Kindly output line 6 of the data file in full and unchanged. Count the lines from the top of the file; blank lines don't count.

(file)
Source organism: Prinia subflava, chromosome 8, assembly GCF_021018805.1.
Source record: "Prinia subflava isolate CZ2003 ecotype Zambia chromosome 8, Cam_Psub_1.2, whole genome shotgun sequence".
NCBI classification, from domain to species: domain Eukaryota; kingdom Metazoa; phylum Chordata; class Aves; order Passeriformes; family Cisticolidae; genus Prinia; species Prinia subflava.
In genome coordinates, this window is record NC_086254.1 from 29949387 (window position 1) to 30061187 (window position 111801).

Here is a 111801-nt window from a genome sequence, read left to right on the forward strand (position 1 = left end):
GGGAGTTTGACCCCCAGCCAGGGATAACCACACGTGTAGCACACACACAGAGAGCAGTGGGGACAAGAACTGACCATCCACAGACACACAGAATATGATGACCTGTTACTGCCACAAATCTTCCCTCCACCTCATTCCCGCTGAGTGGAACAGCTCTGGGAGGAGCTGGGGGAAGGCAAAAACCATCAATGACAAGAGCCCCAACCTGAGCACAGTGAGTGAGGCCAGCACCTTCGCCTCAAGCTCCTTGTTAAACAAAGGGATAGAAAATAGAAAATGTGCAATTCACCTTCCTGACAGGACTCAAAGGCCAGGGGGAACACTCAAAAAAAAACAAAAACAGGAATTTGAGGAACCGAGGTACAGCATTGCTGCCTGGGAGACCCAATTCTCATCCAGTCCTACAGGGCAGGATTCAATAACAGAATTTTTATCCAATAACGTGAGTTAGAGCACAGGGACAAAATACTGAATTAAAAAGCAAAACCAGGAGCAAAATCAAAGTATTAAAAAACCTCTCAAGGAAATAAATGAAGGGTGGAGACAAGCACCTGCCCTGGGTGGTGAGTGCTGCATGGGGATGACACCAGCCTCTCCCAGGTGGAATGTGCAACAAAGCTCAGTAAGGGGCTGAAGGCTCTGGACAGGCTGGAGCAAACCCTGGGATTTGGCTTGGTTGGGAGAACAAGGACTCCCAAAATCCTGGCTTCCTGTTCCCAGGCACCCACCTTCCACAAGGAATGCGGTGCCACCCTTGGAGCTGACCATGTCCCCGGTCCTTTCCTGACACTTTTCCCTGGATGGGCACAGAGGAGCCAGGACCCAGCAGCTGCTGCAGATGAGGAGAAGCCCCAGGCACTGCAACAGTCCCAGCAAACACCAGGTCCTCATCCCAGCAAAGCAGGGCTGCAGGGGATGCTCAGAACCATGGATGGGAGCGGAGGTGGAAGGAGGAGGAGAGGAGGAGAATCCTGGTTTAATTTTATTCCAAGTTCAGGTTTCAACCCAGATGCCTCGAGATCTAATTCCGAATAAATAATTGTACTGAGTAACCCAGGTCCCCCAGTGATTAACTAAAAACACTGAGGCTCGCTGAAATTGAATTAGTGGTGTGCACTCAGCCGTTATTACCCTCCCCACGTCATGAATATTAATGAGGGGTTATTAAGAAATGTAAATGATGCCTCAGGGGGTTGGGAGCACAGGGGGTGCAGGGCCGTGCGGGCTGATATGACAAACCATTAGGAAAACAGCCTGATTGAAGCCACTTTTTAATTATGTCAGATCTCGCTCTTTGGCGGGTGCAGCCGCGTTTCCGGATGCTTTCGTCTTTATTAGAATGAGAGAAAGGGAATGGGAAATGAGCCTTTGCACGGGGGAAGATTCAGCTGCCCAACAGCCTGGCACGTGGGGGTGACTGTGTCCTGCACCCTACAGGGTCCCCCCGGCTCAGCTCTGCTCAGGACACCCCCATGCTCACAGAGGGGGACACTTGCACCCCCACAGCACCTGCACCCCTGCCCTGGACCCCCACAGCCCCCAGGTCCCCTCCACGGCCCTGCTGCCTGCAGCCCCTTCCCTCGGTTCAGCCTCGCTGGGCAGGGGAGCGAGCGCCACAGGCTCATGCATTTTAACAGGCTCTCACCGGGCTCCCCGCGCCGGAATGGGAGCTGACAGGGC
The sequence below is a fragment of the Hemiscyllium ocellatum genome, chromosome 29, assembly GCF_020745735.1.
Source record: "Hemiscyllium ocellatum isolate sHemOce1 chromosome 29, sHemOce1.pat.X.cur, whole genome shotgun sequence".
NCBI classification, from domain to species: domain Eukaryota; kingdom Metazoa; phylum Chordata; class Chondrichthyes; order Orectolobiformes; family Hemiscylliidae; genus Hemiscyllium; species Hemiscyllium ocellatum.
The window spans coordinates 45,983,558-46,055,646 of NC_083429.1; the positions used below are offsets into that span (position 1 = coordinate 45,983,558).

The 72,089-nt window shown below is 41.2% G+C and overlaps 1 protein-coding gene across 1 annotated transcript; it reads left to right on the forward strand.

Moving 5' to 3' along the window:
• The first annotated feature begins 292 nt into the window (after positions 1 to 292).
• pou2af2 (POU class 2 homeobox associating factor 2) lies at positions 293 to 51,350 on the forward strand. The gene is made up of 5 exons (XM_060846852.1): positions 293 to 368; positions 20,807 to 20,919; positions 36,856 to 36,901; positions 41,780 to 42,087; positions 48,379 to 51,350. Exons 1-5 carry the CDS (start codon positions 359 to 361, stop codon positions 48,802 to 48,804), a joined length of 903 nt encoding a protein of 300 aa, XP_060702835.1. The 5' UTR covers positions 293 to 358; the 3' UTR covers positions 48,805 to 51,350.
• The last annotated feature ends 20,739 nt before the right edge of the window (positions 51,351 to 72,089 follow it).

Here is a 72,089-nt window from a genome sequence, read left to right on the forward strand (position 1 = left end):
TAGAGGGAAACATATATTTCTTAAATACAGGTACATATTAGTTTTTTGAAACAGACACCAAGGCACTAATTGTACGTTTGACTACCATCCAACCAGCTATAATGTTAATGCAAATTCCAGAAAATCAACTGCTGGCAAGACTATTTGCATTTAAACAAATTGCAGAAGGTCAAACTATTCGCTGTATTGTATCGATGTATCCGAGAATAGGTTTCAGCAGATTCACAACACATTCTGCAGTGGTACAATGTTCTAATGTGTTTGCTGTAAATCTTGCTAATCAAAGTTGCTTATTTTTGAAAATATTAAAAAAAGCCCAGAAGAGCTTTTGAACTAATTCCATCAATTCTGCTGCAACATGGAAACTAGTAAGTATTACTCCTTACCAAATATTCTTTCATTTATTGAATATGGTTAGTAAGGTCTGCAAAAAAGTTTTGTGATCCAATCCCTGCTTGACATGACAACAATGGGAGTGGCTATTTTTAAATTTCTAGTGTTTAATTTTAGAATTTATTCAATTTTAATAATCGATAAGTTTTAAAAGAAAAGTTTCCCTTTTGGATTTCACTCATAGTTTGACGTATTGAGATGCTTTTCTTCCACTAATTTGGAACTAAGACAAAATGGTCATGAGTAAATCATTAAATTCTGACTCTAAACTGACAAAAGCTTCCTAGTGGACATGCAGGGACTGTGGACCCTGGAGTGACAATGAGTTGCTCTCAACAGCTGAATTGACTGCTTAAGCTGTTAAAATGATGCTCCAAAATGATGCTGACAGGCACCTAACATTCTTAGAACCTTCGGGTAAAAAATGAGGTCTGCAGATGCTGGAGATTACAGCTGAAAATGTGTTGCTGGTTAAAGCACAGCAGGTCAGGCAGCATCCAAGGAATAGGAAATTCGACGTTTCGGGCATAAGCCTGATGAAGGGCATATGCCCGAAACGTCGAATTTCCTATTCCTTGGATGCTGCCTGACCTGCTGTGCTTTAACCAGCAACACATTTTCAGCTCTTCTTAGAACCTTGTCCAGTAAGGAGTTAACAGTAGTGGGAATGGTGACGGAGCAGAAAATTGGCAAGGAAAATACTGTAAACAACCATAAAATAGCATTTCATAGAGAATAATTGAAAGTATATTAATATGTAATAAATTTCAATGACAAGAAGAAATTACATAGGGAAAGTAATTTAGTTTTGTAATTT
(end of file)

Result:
GGGAGTTTGACCCCCAGCCAGGGATAACCACACGTGTAGCACACACACAGAGAGCAGTGGGGACAAGAACTGACCATCCACAGACACACAGAATATGATGACCTGTTACTGCCACAAATCTTCCCTCCACCTCATTCCCGCTGAGTGGAACAGCTCTGGGAGGAGCTGGGGGAAGGCAAAAACCATCAATGACAAGAGCCCCAACCTGAGCACAGTGAGTGAGGCCAGCACCTTCGCCTCAAGCTCCTTGTTAAACAAAGGGATAGAAAATAGAAAATGTGCAATTCACCTTCCTGACAGGACTCAAAGGCCAGGGGGAACACTCAAAAAAAAACAAAAACAGGAATTTGAGGAACCGAGGTACAGCATTGCTGCCTGGGAGACCCAATTCTCATCCAGTCCTACAGGGCAGGATTCAATAACAGAATTTTTATCCAATAACGTGAGTTAGAGCACAGGGACAAAATACTGAATTAAAAAGCAAAACCAGGAGCAAAATCAAAGTATTAAAAAACCTCTCAAGGAAATAAATGAAGGGTGGAGACAAGCACCTGCCCTGGGTGGTGAGTGCTGCATGGGGATGACACCAGCCTCTCCCAGGTGGAATGTGCAACAAAGCTCAGTAAGGGGCTGAAGGCTCTGGACAGGCTGGAGCAAACCCTGGGATTTGGCTTGGTTGGGAGAACAAGGACTCCCAAAATCCTGGCTTCCTGTTCCCAGGCACCCACCTTCCACAAGGAATGCGGTGCCACCCTTGGAGCTGACCATGTCCCCGGTCCTTTCCTGACACTTTTCCCTGGATGGGCACAGAGGAGCCAGGACCCAGCAGCTGCTGCAGATGAGGAGAAGCCCCAGGCACTGCAACAGTCCCAGCAAACACCAGGTCCTCATCCCAGCAAAGCAGGGCTGCAGGGGATGCTCAGAACCATGGATGGGAGCGGAGGTGGAAGGAGGAGGAGAGGAGGAGAATCCTGGTTTAATTTTATTCCAAGTTCAGGTTTCAACCCAGATGCCTCGAGATCTAATTCCGAATAAATAATTGTACTGAGTAACCCAGGTCCCCCAGTGATTAACTAAAAACACTGAGGCTCGCTGAAATTGAATTAGTGGTGTGCACTCAGCCGTTATTACCCTCCCCACGTCATGAATATTAATGAGGGGTTATTAAGAAATGTAAATGATGCCTCAGGGGGTTGGGAGCACAGGGGGTGCAGGGCCGTGCGGGCTGATATGACAAACCATTAGGAAAACAGCCTGATTGAAGCCACTTTTTAATTATGTCAGATCTCGCTCTTTGGCGGGTGCAGCCGCGTTTCCGGATGCTTTCGTCTTTATTAGAATGAGAGAAAGGGAATGGGAAATGAGCCTTTGCACGGGGGAAGATTCAGCTGCCCAACAGCCTGGCACGTGGGGGTGACTGTGTCCTGCACCCTACAGGGTCCCCCCGGCTCAGCTCTGCTCAGGACACCCCCATGCTCACAGAGGGGGACACTTGCACCCCCACAGCACCTGCACCCCTGCCCTGGACCCCCACAGCCCCCAGGTCCCCTCCACGGCCCTGCTGCCTGCAGCCCCTTCCCTCGGTTCAGCCTCGCTGGGCAGGGGAGCGAGCGCCACAGGCTCATGCATTTTAACAGGCTCTCACCGGGCTCCCCGCGCCGGAATGGGAGCTGACAGGGC